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Number of Pages: 150
Publication Date: 1995
|Dimensions: 8.23 X 5.47 X 0.46 (inches)|
The Heart of Christianity Rediscovering A Life of FaithMarcus J. BorgHarperOne / 2015 / Trade Paperback$14.39 Retail:
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Of the many recent books on the historical Jesus, none has explored what the latest biblical scholarship means for personal faith. Now, in Meeting Jesus Again for the First Time, Marcus Borg addresses the yearnings of those who want a fully contemporary faith that welcomes rather than oppresses our critical intelligence and openness to the best of historical scholarship. Borg shows how a rigorous examination of historical findings can lead to a new faith in Christ, one that is critical and, at the same time, sustaining.
"Believing in Jesus does not mean believing doctrines about him," Borg writes. "Rather, it means to give one's heart, one's self at its deepest level, to . . . the living Lord."
Drawing on his own journey from a naive, unquestioning belief in Christ through collegiate skepticism to a mature and contemporary Christian faith, Borg illustrates how an understanding of the historical Jesus can actually lead to a more authentic Christian life—one not rooted in creeds or dogma, but in a life of spiritual challenge, compassion, and community.
In straightforward, accessible prose, Borg looks at the major findings of modern Jesus scholarship from the perspective of faith, bringing alive the many levels of Jesus' character: spirit person, teacher of alternative wisdom, social prophet, and movement founder. He also reexamines the major stories of the Old Testament vital to an authentic understanding of Jesus, showing how an enriched understanding of these stories can uncover new truths and new pathways to faith.
For questioning believers, doubters, and reluctant unbelievers alike, Meeting Jesus Again for the First Time frees our understanding of Jesus' life and message from popular misconceptions and outlines the way to a sound and contemporary faith: "For ultimately, Jesus is not simply a figure of the past, but a figure of the present. Meeting that Jesus—the living one who comes to us even now—will be like meeting Jesus again for the first time."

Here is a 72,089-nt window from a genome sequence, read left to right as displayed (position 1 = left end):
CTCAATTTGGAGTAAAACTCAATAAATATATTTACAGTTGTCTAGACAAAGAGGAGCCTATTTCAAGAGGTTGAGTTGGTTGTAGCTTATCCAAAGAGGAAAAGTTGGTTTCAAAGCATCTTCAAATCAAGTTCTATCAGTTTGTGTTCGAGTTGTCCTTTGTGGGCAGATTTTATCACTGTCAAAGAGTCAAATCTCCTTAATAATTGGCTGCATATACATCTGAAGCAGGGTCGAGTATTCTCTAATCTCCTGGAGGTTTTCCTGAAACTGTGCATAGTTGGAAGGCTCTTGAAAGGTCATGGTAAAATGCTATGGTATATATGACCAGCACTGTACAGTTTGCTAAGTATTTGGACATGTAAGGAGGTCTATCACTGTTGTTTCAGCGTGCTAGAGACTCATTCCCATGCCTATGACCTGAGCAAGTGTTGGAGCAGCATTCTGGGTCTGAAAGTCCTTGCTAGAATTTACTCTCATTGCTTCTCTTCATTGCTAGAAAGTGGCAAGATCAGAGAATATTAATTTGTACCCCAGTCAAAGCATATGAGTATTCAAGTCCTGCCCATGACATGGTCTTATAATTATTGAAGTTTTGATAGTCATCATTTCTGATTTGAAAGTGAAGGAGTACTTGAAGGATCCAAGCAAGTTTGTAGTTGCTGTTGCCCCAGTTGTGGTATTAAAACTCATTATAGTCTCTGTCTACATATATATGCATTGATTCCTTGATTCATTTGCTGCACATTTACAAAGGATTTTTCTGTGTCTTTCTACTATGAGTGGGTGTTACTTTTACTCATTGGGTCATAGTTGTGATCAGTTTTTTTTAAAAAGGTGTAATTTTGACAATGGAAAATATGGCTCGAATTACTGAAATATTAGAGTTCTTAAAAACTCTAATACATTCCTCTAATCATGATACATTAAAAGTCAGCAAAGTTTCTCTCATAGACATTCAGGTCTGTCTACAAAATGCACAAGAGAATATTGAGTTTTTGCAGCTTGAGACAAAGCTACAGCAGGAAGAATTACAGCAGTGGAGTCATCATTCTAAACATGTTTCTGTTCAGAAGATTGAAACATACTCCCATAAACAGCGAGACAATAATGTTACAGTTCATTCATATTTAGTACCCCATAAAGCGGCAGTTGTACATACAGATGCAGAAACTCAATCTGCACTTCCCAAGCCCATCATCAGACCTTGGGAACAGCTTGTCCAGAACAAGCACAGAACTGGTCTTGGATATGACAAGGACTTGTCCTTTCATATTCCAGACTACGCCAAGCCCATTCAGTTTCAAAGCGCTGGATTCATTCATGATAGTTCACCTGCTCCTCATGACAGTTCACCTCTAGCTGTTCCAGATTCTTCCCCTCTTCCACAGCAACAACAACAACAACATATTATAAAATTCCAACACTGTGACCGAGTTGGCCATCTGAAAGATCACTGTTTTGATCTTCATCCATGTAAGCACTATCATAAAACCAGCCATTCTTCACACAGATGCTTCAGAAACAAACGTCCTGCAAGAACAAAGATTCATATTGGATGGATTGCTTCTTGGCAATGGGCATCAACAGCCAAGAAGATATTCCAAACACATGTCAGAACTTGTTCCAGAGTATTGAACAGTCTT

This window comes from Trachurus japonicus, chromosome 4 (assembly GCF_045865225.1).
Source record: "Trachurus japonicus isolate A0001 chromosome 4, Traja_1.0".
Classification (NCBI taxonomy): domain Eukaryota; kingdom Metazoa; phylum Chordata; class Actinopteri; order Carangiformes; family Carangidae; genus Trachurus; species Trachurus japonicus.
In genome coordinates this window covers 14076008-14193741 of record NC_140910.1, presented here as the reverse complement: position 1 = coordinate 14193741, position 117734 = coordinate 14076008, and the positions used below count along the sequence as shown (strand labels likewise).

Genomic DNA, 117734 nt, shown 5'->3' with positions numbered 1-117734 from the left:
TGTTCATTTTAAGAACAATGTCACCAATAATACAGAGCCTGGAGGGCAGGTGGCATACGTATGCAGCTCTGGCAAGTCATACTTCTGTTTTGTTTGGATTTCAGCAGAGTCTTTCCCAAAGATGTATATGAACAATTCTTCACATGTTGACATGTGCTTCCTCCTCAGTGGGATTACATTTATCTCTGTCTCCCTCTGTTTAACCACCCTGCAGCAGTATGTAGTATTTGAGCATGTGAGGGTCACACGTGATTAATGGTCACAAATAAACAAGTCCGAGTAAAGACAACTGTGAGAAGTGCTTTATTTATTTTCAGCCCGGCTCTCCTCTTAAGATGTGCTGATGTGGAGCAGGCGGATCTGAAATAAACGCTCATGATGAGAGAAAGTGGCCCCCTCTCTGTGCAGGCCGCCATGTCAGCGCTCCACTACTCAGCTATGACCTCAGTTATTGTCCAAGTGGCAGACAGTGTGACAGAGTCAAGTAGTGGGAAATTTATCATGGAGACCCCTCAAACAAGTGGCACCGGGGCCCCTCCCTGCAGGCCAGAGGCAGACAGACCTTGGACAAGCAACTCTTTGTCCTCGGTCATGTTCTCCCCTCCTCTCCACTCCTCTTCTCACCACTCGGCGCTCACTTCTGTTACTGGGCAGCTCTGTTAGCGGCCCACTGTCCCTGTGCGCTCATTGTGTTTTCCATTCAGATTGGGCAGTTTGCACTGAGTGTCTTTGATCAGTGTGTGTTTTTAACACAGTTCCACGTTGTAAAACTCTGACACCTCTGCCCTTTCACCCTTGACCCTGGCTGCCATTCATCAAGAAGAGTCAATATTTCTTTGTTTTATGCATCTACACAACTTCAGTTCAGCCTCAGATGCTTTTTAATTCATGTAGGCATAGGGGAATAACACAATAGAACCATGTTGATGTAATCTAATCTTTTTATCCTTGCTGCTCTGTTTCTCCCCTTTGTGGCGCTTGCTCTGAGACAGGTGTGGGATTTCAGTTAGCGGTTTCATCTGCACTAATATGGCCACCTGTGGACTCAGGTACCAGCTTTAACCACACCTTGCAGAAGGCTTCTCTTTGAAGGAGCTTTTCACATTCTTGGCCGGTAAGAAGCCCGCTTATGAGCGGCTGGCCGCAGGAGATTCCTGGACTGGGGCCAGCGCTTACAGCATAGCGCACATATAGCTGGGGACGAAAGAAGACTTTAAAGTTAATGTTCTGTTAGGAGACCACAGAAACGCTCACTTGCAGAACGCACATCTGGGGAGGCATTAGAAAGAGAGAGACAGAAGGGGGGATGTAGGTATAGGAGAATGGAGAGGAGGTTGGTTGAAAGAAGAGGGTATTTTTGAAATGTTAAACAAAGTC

Marcus J. Borg is canon theologian at Trinity Episcopal Cathedral in Portland, Oregon, and was Hundere Distinguished Professor of Religion and Culture at Oregon State University. Described by the New York Times as "a leading figure in his generation of Jesus scholars," he has appeared on NBC's The Today Show and Dateline, ABC's World News, and NPR's Fresh Air. He is the author of the bestselling books Meeting Jesus Again for the First Time, The Heart of Christianity, Reading the Bible Again for the First Time, The God We Never Knew, Jesus, Speaking Christian, and The Evolution of the Word. His blog appears on the Progressive Christian Channel of Patheos.com.
“Borg provides an account of contemporary Jesus scholarship-told in simply language for lay readers-and of his personal struggle to find authentic, mature faith. Highly recommended.”
“Just the sort of book on Jesus that we really need--a classy wedding of first-rate biblical research and solid spirituality in beautiful, clear English that makes it a pleasure to read.”
“A book of rare excellence.”
“For many contemporary Christians, Biblical scholarship is seen as the enemy of faith. In a personal and highly readable account, Marcus Borg shows how Christians can explore contemporary scholarship as a way toward a far more dynamic and meaningful faith.”
“It is impossible to read this beautifully written book and remain unenlightened by the results of Jesus research, or untouched by the power of Jesus’ way.”
“Borg has done a great service for all of us in drawing upon contemporary research to present a fresh and imaginative picture of Jesus that has profound implications for contemporary faith.”